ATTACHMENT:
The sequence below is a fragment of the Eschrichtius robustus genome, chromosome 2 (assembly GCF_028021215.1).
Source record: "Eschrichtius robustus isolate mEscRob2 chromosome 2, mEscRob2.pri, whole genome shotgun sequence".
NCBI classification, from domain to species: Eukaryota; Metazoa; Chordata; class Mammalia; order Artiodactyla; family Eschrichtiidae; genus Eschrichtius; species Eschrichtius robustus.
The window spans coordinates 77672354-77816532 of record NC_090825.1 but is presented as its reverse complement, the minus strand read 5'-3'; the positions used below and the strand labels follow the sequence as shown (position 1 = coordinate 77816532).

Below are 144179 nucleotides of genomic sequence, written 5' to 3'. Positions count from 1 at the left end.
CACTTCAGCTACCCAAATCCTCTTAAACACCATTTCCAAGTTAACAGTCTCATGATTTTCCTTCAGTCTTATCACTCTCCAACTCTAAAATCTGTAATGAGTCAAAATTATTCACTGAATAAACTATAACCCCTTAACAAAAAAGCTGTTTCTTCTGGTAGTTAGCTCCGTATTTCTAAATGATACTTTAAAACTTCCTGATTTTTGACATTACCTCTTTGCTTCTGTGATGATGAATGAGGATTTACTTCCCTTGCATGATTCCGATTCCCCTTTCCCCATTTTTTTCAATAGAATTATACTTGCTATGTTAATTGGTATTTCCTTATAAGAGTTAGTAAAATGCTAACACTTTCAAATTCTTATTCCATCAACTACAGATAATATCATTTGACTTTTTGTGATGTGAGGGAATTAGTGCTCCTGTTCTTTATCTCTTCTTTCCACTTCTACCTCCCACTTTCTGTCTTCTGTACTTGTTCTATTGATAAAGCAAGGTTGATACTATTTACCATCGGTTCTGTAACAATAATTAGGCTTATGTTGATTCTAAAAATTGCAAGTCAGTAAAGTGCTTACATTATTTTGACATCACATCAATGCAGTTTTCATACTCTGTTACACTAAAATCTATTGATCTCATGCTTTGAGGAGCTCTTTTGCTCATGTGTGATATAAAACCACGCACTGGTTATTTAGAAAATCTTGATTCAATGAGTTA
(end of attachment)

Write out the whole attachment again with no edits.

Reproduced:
The sequence below is a fragment of the Eschrichtius robustus genome, chromosome 2 (assembly GCF_028021215.1).
Source record: "Eschrichtius robustus isolate mEscRob2 chromosome 2, mEscRob2.pri, whole genome shotgun sequence".
NCBI classification, from domain to species: Eukaryota; Metazoa; Chordata; class Mammalia; order Artiodactyla; family Eschrichtiidae; genus Eschrichtius; species Eschrichtius robustus.
The window spans coordinates 77672354-77816532 of record NC_090825.1 but is presented as its reverse complement, the minus strand read 5'-3'; the positions used below and the strand labels follow the sequence as shown (position 1 = coordinate 77816532).

Below are 144179 nucleotides of genomic sequence, written 5' to 3'. Positions count from 1 at the left end.
CACTTCAGCTACCCAAATCCTCTTAAACACCATTTCCAAGTTAACAGTCTCATGATTTTCCTTCAGTCTTATCACTCTCCAACTCTAAAATCTGTAATGAGTCAAAATTATTCACTGAATAAACTATAACCCCTTAACAAAAAAGCTGTTTCTTCTGGTAGTTAGCTCCGTATTTCTAAATGATACTTTAAAACTTCCTGATTTTTGACATTACCTCTTTGCTTCTGTGATGATGAATGAGGATTTACTTCCCTTGCATGATTCCGATTCCCCTTTCCCCATTTTTTTCAATAGAATTATACTTGCTATGTTAATTGGTATTTCCTTATAAGAGTTAGTAAAATGCTAACACTTTCAAATTCTTATTCCATCAACTACAGATAATATCATTTGACTTTTTGTGATGTGAGGGAATTAGTGCTCCTGTTCTTTATCTCTTCTTTCCACTTCTACCTCCCACTTTCTGTCTTCTGTACTTGTTCTATTGATAAAGCAAGGTTGATACTATTTACCATCGGTTCTGTAACAATAATTAGGCTTATGTTGATTCTAAAAATTGCAAGTCAGTAAAGTGCTTACATTATTTTGACATCACATCAATGCAGTTTTCATACTCTGTTACACTAAAATCTATTGATCTCATGCTTTGAGGAGCTCTTTTGCTCATGTGTGATATAAAACCACGCACTGGTTATTTAGAAAATCTTGATTCAATGAGTTA